As a constant presence in the welterweight rankings, the 36-year-old veteran has remained one of the top 15 fighters in the world for several years. But he’s never quite gotten close to a title shot. In many ways, he serves as the measuring stick for welterweights who can potentially challenge for UFC gold.
That’s exactly how it worked out for fighters who defeated Magny like Shavkat Rakhmonov and Ian Machado Garry, and Magny expects he was being set up the same way in his fight against Mike Malott at UFC 297.
“It’s very evident what’s happening here,” Magny said on The MMA Hour. “I’m fighting a guy who’s undefeated in the UFC, he’s a young up-and-comer, fighting in his backyard. It’s absolutely an opportunity for him to break into the rankings by beating me, and I welcome that kind of adversity with open arms.”
At the time, Malott sported a 3-0 record in the UFC, with all three fights ending by knockout or submission. He was widely considered Canada’s best prospect, which is likely why he got a main card spot on the pay-per-view against an established veteran.
After falling to Garry in fairly lopsided fashion in his previous outing, Magny understood why the UFC matched him up against Malott. He’s been there before, and Magny took no offense to the method behind the madness for UFC matchmakers.
“At the end of the day, that’s just the way that the cards lay, so to speak,” Magny explained. “My last fight, I came up short. For me to get an opportunity to fight someone ranked in the top 10, top five, whatever else it may be, I have to go out there and get another win. Just beating an average Joe wouldn’t really make that big of a statement. I have to go and face some of these up-and-comers that are looking to break into the rankings, so to speak, and I have to do it in very impressive fashion.
“So when the fight was offered to me and I saw who the opponent was, and I saw that it was in Canada, all that kind of stuff, it was very evident what the game plan was, as far as promoting goes. But I welcome that pressure with open arms.”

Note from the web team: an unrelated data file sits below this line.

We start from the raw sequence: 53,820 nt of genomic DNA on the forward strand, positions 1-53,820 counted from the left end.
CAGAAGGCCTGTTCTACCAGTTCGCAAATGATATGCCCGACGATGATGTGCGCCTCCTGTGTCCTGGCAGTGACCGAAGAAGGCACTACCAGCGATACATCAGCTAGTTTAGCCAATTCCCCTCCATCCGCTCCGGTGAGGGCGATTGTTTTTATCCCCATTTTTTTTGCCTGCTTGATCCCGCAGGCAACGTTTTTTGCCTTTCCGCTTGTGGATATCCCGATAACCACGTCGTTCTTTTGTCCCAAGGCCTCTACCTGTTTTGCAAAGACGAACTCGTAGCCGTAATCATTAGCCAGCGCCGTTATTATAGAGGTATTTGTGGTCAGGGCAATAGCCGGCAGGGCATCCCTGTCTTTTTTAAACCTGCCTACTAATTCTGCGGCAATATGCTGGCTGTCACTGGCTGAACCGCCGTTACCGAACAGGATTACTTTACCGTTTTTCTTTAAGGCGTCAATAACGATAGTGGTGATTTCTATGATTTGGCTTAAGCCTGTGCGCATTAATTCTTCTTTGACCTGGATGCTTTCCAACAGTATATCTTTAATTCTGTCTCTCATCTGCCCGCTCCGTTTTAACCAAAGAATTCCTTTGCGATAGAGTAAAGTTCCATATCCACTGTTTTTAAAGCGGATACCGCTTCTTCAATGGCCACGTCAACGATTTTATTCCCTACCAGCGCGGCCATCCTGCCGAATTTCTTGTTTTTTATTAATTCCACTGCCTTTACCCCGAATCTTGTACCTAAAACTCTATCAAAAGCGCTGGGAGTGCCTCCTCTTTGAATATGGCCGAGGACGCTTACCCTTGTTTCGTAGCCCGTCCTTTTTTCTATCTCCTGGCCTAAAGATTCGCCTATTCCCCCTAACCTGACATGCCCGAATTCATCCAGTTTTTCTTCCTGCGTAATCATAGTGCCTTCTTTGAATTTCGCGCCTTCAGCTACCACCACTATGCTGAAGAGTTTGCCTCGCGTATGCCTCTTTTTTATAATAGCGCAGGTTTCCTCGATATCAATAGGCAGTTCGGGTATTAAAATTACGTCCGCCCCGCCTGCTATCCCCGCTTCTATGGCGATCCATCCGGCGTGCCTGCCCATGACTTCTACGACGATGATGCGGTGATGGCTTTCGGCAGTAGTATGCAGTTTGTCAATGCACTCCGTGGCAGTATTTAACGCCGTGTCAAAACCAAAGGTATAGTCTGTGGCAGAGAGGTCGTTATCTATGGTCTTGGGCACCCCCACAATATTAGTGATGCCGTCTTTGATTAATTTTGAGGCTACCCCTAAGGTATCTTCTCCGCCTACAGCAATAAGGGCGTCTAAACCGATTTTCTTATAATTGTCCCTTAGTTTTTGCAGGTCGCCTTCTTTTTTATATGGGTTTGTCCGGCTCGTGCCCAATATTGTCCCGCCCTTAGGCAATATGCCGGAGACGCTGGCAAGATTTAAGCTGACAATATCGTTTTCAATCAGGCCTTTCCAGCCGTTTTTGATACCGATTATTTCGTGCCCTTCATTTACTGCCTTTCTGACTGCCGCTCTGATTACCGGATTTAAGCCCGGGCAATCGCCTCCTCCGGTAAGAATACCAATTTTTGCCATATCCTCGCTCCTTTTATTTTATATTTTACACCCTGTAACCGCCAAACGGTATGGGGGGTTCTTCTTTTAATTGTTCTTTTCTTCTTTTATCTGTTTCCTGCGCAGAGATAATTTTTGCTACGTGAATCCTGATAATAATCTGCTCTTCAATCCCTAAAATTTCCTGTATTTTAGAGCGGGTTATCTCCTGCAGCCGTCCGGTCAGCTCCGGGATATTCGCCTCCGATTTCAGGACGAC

For two rounds, it looked like the UFC’s strategy was paying off. Malott dominated the fight with a blistering series of kicks that chewed away at Magny’s legs before taking the action to the canvas, where he constantly threatened with ground-and-pound and submissions.
With five minutes remaining, it looked as if Malott would cruise to victory, but Magny’s coaches refused to let him give up. They expressed the dire consequences he faced and effectively told him he had to deliver a finish – or he’d leave Canada with a second straight loss.
“By the third round, they’re just very evident like, ‘Hey, you’re probably down two rounds to zero at this point … you’re definitely down two rounds to zero,’” Magny said. “‘We need you to go out there and make it a fight. We need you to make it a dog fight at this point. I know you can push for five minutes. We need five minutes of work out of you.’ Literally, I just jumped off the stool and said, ‘Yes sir, I’ll get it done.’”
Midway through the round, Malott started to run out of gas, which prompted Magny to look for a takedown of his own. The Canadian prospect made the ill-fated decision to counter with a guillotine choke, which Magny quickly countered — and that landed him on top as the fight hit the ground.
Magny wasted no time shredding Malott’s defense, moving into mount and looking for a submission before eventually dropping hammers with his fists.
“I just went screw it — we’re going to punch until the ref pulls me off,” Magny said.
That’s exactly what happened. Magny continued his relentless assault as Malott offered almost no resistance other than rolling side to side and covering his head. Referee Kevin MacDonald gave Malott every opportunity to fight back before finally stopping the fight with just 15 seconds remaining until the final horn.
Magny felt like it was a justified stoppage, even as some complained that MacDonald let the fight go on a little longer than necessary.
“At the end of the day, the sport being what it is, I feel he gave him every opportunity to stay in the fight,” Magny said. “If one of those opportunities [were there] had he called the fight too early, then he would have argued, ‘No, he called the fight too early, he was up two rounds, you should have let the fight play out.’ But I feel like it was a good call on the ref’s part to give Mike every opportunity to get himself back in the fight.
“He gave him ample verbal warnings, ‘Get back in the fight, fight back! Reposition!’ He gave him every opportunity to make it clear that he wanted to stay in the fight, and he still had fight in him, but it ended up being too much. Just overwhelming shots were landing pretty flush, and it was enough to get the victory.”
Considering how his previous fight ended, Magny knew he needed to bounce back with an impressive win, and that’s exactly what he delivered.
Of course, Magny would have preferred not losing the first two rounds, but ultimately he got the job done.
“For me, it was important to go out there not only to fight just to fight hard and prove to myself, ‘Nope, you’ve still got some in the tank left to go,’ and beating a guy like Mike Malott proves just that,” Magny said. “It gave me the confidence, gave me the boost I needed to keep moving forward in my own personal career.”